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April 28th 2009

Euro Resumes Decline After Brief Pause

The one-year chart of the EUR/USD depicts a general downward trend, punctuated with steep “blips.” Every couple of months or so, it seems traders are temporarily jarred loose from their mindset of Euro bearishness, and find an excuse to bid up the common currency. Invariably, the Euro then resumes its downward course a few weeks later.
euro-declines-against-dollar-in-2009
The Euro’s recent trading activity fits this mold perfectly. The global stock market rally in March was accompanied by a spike in the Euro. While equities, commodities, and even other currencies continued to rise, however, the Euro peaked after a couple weeks and has since hovered around the $1.30 mark.  As one currency strategist summarized: “A breakdown of the correlation between the euro-dollar exchange rate and the S&P index indicates the currency pair ‘ has become a trade that is less about risk, a little more about euro rate specifics.’ ”

In other words, the decline in risk aversion has not expanded to include the Euro. This is somewhat surprising, since EU economic indicators have rebounded in the last month. The oft-cited German IFO index “rebounded from a 26-year low,” while “retail sales declined the least in 11 months in April after government stimulus packages improved consumer confidence.” On the other hand, EU lending activity, which is more correlated with economic growth, continues to decline. “The European Central Bank Wednesday released figures showing that banks in the currency area cut their lending to both companies and households in March.”

This is a huge problem for the EU, where the banking sector represents a comparatively important component of the economy.. “At the end of 2007, the stock of outstanding bank loans to the private sector amounted to around 145 percent of gross domestic product, compared to 63 percent in the United States.” This is belied by newspaper headlines that maintain the banking crisis is most severe in the US. In nominal terms, this might be true, but in relative terms, the EU is in much worse shape. Given that exchange rates are all relative, it is worth paying attention to this phenomenon.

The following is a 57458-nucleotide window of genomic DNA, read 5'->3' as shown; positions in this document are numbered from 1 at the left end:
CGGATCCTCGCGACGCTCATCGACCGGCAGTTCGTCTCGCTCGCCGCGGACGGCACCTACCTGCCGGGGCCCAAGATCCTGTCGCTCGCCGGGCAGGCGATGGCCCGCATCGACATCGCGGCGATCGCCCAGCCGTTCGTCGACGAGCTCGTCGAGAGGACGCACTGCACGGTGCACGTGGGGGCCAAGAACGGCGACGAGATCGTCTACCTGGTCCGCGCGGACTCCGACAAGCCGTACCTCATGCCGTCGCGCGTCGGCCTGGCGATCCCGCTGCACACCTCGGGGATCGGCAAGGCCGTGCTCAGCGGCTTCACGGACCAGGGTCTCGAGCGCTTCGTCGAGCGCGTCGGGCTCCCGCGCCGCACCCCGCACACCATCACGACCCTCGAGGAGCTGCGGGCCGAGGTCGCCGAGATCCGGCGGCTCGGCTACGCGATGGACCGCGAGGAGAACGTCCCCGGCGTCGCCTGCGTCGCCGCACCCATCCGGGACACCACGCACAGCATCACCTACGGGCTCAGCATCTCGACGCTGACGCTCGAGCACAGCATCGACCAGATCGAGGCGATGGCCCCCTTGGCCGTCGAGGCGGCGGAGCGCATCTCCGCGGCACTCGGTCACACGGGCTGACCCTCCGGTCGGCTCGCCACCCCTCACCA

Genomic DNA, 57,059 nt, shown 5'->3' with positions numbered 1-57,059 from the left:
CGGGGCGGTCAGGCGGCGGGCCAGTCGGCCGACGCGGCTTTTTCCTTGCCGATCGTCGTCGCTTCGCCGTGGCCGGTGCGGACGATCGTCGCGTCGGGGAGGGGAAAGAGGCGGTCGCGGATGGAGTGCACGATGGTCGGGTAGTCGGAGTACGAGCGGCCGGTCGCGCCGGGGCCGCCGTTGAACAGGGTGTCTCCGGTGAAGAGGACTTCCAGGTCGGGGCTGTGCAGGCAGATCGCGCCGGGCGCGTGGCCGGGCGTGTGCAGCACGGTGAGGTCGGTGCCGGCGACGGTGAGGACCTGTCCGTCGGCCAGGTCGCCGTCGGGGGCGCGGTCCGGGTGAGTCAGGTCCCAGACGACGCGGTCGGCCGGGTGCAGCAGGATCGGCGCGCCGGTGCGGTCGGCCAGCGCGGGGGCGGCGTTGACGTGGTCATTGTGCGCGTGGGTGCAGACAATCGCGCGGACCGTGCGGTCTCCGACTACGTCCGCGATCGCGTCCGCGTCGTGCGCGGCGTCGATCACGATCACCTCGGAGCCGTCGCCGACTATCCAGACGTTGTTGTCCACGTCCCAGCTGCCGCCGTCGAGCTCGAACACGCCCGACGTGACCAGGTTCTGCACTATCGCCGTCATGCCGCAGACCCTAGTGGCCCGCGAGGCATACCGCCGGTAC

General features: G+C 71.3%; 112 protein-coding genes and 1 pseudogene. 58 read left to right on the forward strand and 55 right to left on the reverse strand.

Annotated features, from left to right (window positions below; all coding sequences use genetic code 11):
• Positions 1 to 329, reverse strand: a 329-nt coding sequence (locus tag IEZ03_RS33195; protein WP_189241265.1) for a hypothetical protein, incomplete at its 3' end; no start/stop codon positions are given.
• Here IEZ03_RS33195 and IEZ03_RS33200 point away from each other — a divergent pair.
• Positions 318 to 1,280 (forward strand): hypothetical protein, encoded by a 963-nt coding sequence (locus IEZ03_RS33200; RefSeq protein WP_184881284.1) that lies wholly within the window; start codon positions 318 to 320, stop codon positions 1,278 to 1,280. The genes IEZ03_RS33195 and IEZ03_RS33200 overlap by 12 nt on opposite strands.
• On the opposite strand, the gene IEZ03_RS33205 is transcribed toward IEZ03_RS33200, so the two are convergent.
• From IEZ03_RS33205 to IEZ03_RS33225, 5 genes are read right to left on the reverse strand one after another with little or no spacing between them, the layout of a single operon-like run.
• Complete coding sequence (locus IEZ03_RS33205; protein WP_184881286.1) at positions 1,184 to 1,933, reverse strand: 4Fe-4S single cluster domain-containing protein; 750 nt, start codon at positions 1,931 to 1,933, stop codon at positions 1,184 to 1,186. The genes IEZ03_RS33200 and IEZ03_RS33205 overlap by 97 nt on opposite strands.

The ECB is doing all that it can to help the situation, but many analysts and even some of the Bank’s own members remain critical. “The ambiguity of the ECB’s stance is not helping [the Euro,” offered one analyst. The ECB’s next meeting is scheduled for May 7, when economists predict the benchmark lending rate will be lowered to 1%. This will appease some investors, but not all. The head of Germany’s IFO organization, for instance, has urged the ECB to slash rates down to .25%.

As ECB President Jean Claude Trichet has pointed out, lower rates will not automatically stimulate the economy: “Owing in particular to the very low rate on our deposit facility of 0.25 percent, this difference in policy rates doesn’t translate into equivalent differences in money market rates.” In fact, money market rates have largely converged across the EU and US, despite the divergence in short-term rates, vindicating Trichet.

More important, then is the ECB’s non-monetary initiatives. To quote Trichet again, “Comparing only the levels of policy rates without consideration of the resulting market rates and other economic variables is looking at just one part of a far broader canvas.” The Economist recently published an excellent comparison of the various Central Banks’ responses to the credit crisis. While some have embraced their newfound prominence, other Central Banks have shied from the spotlight, insisting that their mandates are limited to inflation targeting. The ECB probably falls into this category, as it has thus far stood on the sidelines – for better or worse- as its counterparts have turned on the printing presses and flooded their respective credit markets with liquidity. [Chart courtesy of The Economist].
central-bank-comparison
This could soon change, and “A commission headed by Jacques de Larosière, a former head of both the Bank of France and the IMF, has recommended that the ECB chair a new European Systemic Risk Council made up of its member central banks and supervisors.” Not all investors are convinced that the ECB can successfully break with tradition. “Alan Ruskin, head of international currency strategy in North America at RBS Securities…recommends investors sell the euro on ‘upticks’ as the ECB abandons ‘monetary orthodoxy’ and uses unconventional measures to spur growth.”

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Posted by Adam Kritzer | in Central Banks, Euro | No Comments »

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